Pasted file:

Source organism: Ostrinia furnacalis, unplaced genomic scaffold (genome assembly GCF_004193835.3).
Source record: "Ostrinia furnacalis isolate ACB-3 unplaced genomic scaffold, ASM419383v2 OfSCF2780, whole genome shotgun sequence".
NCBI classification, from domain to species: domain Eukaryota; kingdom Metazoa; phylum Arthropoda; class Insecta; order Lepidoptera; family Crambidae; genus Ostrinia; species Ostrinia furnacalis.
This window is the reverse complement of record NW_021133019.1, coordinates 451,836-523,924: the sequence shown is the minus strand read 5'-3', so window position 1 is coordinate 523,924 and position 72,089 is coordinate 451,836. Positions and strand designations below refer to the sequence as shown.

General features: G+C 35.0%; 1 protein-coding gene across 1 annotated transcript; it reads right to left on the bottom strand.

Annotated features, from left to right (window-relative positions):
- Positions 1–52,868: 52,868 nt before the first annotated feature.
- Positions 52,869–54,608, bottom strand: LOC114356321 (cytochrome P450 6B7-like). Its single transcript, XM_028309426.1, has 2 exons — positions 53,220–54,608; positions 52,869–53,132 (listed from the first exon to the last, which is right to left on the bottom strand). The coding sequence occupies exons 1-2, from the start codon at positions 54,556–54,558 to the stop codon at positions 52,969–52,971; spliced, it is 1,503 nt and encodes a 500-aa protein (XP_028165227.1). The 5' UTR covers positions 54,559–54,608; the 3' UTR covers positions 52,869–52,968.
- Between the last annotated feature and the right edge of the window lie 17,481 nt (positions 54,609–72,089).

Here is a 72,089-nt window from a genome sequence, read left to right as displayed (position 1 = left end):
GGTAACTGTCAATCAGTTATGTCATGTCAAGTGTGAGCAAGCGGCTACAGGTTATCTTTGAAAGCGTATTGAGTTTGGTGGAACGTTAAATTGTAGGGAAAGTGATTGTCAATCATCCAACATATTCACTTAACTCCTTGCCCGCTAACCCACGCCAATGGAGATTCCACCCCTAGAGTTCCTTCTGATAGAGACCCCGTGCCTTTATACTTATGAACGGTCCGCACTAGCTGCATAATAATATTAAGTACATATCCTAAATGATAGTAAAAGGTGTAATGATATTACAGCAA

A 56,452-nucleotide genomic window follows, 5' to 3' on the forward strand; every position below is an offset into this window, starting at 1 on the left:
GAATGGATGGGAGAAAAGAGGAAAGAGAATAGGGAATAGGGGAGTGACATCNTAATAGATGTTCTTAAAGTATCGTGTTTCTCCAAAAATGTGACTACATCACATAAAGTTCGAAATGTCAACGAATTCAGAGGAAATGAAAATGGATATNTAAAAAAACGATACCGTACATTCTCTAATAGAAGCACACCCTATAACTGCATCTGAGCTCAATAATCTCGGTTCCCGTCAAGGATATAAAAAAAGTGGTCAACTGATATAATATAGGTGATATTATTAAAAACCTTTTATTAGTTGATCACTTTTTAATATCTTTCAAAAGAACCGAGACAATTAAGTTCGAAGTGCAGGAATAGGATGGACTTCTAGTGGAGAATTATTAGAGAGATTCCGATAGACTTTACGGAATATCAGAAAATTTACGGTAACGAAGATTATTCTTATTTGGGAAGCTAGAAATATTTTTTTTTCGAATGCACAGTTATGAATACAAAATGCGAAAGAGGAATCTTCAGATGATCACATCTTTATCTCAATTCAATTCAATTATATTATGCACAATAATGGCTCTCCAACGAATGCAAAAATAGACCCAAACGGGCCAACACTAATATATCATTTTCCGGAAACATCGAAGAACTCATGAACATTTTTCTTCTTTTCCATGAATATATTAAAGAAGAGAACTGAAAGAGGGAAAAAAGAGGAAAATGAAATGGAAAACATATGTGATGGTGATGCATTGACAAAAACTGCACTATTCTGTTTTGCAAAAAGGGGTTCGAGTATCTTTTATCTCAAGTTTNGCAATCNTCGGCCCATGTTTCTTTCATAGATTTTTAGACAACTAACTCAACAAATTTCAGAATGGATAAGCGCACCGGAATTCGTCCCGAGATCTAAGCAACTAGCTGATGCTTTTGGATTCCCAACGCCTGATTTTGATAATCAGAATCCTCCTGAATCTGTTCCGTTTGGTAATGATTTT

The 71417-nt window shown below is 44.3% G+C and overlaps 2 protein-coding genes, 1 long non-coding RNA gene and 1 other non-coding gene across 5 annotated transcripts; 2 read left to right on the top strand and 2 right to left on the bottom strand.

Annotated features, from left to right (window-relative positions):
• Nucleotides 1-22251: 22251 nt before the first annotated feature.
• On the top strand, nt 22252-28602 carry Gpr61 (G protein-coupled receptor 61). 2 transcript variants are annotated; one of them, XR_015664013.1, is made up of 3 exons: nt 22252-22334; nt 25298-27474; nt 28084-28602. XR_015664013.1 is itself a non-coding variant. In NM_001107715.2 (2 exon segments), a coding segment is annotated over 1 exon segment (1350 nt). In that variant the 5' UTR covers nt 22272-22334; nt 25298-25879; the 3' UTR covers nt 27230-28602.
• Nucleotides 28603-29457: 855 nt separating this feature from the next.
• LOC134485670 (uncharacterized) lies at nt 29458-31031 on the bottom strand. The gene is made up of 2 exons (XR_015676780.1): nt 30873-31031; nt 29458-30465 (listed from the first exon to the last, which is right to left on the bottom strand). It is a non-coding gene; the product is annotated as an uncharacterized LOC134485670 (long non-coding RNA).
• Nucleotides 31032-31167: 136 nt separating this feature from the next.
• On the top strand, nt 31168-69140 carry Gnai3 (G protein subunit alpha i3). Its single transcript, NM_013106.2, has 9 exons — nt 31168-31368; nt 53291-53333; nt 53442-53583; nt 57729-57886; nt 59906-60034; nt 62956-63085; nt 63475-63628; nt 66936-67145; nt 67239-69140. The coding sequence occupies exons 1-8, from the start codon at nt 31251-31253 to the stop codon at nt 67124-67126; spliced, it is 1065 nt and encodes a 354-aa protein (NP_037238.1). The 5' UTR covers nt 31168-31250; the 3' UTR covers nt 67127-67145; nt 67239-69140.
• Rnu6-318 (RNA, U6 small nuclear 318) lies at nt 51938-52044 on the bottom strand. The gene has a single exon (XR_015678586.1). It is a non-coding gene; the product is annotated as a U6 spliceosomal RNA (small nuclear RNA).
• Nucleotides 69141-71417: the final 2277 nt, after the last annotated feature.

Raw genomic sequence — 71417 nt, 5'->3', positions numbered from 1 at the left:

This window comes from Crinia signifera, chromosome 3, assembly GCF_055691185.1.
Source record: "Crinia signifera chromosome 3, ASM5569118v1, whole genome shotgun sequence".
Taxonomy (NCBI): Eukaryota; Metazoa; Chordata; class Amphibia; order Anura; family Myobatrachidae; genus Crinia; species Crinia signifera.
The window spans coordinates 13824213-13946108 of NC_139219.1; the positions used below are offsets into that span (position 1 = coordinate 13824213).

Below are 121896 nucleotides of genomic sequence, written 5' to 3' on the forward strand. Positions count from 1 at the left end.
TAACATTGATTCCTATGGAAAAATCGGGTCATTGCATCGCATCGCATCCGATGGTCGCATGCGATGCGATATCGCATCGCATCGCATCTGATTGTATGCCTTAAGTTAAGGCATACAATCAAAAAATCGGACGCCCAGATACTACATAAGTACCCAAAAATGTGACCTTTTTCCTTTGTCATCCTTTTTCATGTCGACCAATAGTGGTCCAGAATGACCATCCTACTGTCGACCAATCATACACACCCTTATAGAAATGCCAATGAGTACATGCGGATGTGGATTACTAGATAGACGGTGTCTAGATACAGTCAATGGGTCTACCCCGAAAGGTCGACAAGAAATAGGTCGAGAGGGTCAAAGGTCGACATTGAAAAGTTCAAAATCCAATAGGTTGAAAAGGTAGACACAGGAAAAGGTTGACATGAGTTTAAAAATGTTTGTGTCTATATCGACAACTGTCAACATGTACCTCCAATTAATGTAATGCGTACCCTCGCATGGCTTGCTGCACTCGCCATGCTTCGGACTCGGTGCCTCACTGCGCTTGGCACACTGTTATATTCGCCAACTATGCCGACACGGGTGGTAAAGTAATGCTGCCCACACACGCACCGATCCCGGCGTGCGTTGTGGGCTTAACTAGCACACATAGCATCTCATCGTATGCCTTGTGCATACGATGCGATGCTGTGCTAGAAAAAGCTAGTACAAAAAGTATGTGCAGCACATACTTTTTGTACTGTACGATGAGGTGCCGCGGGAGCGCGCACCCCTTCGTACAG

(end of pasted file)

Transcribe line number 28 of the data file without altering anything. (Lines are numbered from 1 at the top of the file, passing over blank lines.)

The window spans coordinates 13824213-13946108 of NC_139219.1; the positions used below are offsets into that span (position 1 = coordinate 13824213).